J.L.M. Campuzano (Spanish Banking Association) | At the end of the day, we have zero or negative real long-term interest rates. Why? The most simple answer has to do with the relation between supply and demand. And everything leads us to think that there is more demand than supply in the fixed income markets.
J.L Campuzano (Spanish Banking Association) | What is clear from ECB President Mario Draghi’s speech last Thursday is that investors consider we are closer than farther away from the start of monetary normalisation against a backdrop of economic optimism.
As the global outlook improves, many people ask what’s happened to Larry Summer’s hypothesis of Secular Stagnation, which says there are clear signs that the economic world has been “cooling down” for decades. And currently, everything seems to make us think that the recovery we have on our doorstep is not going to be strong or long-lasting.
AXA IM | The past year has witnessed something of a turn-around in investors’ perceptions of the economic and financial outlook, chiefly on the back of hopes that the cloud of secular stagnation may be starting to dissipate. In our 2017 outlook, we take a step back from current market jitters and examine the fundamentals behind the present backdrop of ultra-low interest rates and poor economic growth. Simply we challenge the dominant idea that this is the fate of our future as investors.
Fidelity | In line with expectations, the Bank of England’s monetary policy committe voted unanimously to cut interest rates – for the first time since 2009 – by 0.25%. It also announced a package of additional measures, such as an extension of the current quantative easing programme (including corporate bond purchases) and a new liquidity line (Term Funding Scheme).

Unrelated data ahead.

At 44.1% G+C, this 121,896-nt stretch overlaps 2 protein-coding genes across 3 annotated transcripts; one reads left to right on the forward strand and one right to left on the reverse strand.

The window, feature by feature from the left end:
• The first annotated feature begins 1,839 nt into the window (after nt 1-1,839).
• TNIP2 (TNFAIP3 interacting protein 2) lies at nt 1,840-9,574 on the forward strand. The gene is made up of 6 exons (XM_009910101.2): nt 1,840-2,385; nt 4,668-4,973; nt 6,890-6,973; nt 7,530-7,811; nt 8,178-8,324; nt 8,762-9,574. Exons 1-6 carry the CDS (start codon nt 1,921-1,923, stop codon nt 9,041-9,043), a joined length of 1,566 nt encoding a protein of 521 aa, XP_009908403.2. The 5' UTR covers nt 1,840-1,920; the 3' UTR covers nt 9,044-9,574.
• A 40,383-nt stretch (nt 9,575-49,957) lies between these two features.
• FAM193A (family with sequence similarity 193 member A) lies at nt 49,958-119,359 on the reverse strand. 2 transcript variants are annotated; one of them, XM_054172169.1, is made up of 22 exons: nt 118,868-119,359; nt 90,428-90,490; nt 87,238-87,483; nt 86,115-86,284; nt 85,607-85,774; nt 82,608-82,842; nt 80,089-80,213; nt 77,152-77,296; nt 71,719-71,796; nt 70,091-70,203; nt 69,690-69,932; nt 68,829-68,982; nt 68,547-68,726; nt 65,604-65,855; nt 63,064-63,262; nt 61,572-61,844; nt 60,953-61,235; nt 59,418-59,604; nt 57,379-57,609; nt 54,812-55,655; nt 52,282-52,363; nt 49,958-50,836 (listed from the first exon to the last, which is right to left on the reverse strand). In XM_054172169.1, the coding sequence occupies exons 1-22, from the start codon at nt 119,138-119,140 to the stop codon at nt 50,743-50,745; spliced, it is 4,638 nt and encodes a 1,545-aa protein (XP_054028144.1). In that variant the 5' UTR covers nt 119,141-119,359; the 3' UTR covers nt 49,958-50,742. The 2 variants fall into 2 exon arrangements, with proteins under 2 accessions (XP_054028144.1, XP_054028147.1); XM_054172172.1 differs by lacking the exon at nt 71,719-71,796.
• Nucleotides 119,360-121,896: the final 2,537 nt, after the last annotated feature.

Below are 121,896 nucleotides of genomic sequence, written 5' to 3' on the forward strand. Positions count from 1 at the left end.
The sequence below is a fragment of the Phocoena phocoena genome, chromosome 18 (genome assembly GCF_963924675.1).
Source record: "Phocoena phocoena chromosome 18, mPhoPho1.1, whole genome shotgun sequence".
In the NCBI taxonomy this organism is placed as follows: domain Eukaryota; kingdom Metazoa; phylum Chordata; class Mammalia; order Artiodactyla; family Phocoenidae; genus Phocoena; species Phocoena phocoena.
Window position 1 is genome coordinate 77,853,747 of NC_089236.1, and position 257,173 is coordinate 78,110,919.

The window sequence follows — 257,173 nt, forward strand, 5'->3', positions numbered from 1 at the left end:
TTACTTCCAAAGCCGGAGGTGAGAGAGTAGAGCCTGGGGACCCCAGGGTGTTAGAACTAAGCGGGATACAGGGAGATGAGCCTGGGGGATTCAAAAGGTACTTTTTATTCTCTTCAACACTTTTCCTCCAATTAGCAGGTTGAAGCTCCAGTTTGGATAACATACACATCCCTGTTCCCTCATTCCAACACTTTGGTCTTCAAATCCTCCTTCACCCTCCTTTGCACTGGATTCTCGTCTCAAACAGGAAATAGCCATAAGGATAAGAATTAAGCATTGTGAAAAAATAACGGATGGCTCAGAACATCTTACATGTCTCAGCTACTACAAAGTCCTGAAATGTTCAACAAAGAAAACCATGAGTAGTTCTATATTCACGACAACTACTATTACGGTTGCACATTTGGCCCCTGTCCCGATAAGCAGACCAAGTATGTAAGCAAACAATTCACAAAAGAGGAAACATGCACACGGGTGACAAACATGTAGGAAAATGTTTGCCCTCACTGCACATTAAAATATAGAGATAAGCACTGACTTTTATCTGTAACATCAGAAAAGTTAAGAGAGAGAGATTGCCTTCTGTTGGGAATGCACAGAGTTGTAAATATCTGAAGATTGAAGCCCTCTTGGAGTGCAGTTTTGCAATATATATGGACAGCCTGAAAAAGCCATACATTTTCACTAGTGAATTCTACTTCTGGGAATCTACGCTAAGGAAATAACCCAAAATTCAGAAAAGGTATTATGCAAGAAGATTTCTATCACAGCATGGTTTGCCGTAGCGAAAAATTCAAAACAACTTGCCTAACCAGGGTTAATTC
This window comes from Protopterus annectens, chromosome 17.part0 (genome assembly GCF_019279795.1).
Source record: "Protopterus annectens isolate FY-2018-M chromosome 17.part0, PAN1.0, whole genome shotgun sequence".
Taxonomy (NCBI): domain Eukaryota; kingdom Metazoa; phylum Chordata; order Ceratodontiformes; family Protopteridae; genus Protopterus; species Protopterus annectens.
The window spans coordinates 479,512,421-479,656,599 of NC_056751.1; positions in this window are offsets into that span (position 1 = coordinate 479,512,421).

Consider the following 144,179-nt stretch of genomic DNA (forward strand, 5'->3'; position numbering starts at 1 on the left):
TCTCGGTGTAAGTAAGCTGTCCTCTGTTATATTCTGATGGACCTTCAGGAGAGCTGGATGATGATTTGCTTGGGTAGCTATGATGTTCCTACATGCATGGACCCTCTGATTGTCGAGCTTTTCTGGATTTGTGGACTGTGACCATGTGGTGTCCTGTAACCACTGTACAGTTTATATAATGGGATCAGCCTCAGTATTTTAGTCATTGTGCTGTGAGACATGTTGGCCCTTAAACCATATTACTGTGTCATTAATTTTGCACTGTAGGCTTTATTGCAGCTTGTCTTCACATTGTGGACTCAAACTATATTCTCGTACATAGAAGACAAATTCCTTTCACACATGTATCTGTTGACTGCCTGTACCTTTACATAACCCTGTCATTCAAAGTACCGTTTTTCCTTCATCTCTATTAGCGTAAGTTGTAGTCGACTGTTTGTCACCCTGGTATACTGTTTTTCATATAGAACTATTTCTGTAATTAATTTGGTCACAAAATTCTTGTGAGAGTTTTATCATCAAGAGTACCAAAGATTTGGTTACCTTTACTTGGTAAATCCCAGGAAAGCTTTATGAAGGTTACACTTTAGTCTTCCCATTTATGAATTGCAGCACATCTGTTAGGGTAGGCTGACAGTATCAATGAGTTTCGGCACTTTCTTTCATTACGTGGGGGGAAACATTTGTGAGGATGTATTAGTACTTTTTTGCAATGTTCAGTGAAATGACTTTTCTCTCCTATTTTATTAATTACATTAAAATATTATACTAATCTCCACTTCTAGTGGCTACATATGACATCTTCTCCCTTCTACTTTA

The European Central Bank kept its interest rates and policy plans unchanged on Thursday and said the immediate stress caused to markets by Britain’s shock vote to leave the European Union had been contained.
J.L.M. Campuzano (AEB) | Little by little the markets are stabilising. Liquidity is improving and trading volumes are normalising (although they are still low…what is normal?)
Citi | ECB Executive Board member Benoit Coeuré gave an interview to Politico on March 23, published on 30 March and featuring on the ECB’s website. Mr. Coeuré begins by explaining that the package announced on March 10 was “very potent, both in intensity and sheer volume”. On the subject of monetary policy tools at the ECB’s disposal, Mr. Coeuré notes that “negative interest rates are not our main instrument, they just support our overall policy. And looking ahead, we’re not short of instruments – our choice is quite large. We will be able to deal with adverse situations if necessary”.
Keith Weiner via TrumanFactor | Unless you’re living under a rock, you know that we have an administered interest rate. This means that the bureaucrats at the Federal Reserve decide what’s good for the little people. Then they impose it on us. In trying to return to freedom, many people wonder why couldn’t we let the market set the interest rate. After all, we don’t have a Corn Control Agency or a Lumber Board (pun intended). So why do we have a Federal Open Market Committee? It’s a very good question.
Confusing costs with revenues, or assets with liabilities, is lethal if you are analysing the situation of the banks. It now appears that, according to some so-called experts, the ECB and its low interest rate policy is to blame for the weakness and lack of profitability amongst Spanish banks.